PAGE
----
IPO Lockup - Explained
What is an IPO Lockup?
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Table of ContentsWhat is an IPO Lock-Up?How does an IPO Lock-Up Work? Short Lockups vs. Long Lockups How Lockups WorkWhy Lockups are ImportantAcademic Research on an IPO Lock-Up
What is an IPO Lock-Up?
An IPO lock-up, also known as a lock-up period, is a contractual document designed to prevent early insiders and investors from selling their shares after a company going public. It helps to minimize pressure during the initial stages of a publicly-traded business. The lock-up period lasts for about 90 to 180 days, and the trading restrictions stop to exist once the period elapses.
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How does an IPO Lock-Up Work?
What lock-ups do is to prevent immediate liquidation of assets by insiders once a company goes public. When pre-IPO investors and employees receive their options or shares, there is a contract they sign with the issuing company that prevents them from trading their shares for the first 90-180 days after the company goes public. Note that once the company is ready to go public, there is reaffirming of the underwriting bank regarding the current agreements in the new contracts. The move prevents a decrease in prices as a result of the market disproportionately increasing the supply.
Short Lockups vs. Long Lockups
It is the founders, venture capitalists, employees, and private investors who own most of the private companies. Early investors and employees usually prefer shorter lockups to help them cash out faster. On the other hand, the underwriting banks would always go for longer lockups so that they can prevent share price sinking and market flooding by insiders. The reason why owners of private companies prefer companies to go public is because of the following:
- First, is to help in raising cash to enable the business to grow
- Secondly, is to ensure that they cash a portion of their investment to date
How Lockups Work
During the initial public offering, companies exercise options or receive stock. The issuing of stock to employees during the IPO process is to encourage investors to buy the company's shares and to also stabilize the price of the stock after its initial listing. The company uses its issuance of shares to employees to show potential investors in the market that there is value in holding the stock. However, selling off company stock by key employees might not be beneficial to the company. Also, it is the duty of the company to ensure that it keeps the stocks price high. To ensure this, the company will work on limiting or preventing the sale of the shares by these employees for a duration ranging from 90 to 180 days. That way is able to ensure that the price of shares does not go down.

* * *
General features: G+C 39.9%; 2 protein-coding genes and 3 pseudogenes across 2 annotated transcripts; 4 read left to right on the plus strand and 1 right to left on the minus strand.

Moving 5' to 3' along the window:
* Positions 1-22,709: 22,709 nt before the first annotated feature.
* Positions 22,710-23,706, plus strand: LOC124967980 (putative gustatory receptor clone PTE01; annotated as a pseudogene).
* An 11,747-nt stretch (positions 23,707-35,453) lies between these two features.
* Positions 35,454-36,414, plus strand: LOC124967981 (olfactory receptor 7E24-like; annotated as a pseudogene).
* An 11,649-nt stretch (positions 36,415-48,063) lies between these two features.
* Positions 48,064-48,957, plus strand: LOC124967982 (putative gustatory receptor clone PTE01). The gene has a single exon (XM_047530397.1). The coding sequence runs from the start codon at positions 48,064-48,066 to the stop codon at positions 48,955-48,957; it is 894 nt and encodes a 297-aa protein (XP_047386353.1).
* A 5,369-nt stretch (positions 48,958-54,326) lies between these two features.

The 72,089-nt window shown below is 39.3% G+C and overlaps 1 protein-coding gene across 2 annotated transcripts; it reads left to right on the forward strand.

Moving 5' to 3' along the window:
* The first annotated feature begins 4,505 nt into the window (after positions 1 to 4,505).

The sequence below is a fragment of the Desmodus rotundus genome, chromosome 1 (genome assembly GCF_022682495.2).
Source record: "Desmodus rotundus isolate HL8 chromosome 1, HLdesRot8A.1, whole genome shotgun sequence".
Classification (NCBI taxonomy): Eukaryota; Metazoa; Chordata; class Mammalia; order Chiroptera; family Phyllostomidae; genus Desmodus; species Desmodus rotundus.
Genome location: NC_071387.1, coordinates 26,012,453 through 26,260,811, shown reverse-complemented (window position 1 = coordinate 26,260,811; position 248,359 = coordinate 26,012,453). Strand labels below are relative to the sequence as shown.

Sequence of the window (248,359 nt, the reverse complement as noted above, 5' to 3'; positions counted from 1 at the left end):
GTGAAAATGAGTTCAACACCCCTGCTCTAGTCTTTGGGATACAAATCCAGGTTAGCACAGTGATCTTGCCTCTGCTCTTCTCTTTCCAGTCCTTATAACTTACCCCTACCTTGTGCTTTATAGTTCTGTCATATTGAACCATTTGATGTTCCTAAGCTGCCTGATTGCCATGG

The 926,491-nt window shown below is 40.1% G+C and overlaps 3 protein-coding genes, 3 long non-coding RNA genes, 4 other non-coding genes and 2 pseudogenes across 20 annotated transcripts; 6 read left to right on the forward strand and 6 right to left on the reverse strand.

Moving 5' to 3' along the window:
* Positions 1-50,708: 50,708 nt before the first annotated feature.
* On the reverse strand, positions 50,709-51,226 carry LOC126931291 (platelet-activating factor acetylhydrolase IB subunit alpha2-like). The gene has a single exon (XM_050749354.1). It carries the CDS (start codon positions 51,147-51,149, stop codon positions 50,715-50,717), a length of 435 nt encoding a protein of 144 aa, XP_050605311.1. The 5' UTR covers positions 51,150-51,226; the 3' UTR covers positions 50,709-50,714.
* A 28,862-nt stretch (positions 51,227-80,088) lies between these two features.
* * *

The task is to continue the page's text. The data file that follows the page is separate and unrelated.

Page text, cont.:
Why Lockups are Important
When you look at the IPO lockup period from the company's perspective, you will realize that extending payday is beneficial to the company. It helps it to stabilize the price of the stock or increase it even higher. So, the lockup period ensures that the employees holding the company shares when it is going public are made to wait until the end of the lockup period. By waiting, it is hoped that the price of the company's shares will be selling at a favorable price by the time the lockup period comes to an end.
Note that when early investors or founders decide to retain a large number of their shares after public listing, it benefits the company. But, if they sell them immediately, then the move can really bring down the shares' price, hence impacting negatively on both investors and the company. So, the main idea behind the IPO lock-up period is to ensure that the pricing of the shares in the market follows a natural supply and demand. In other words, it prevents market volatility by supporting the price of the stock to ensure that they are stable after its initial listing in the market. It also ensures liquidity in the market.
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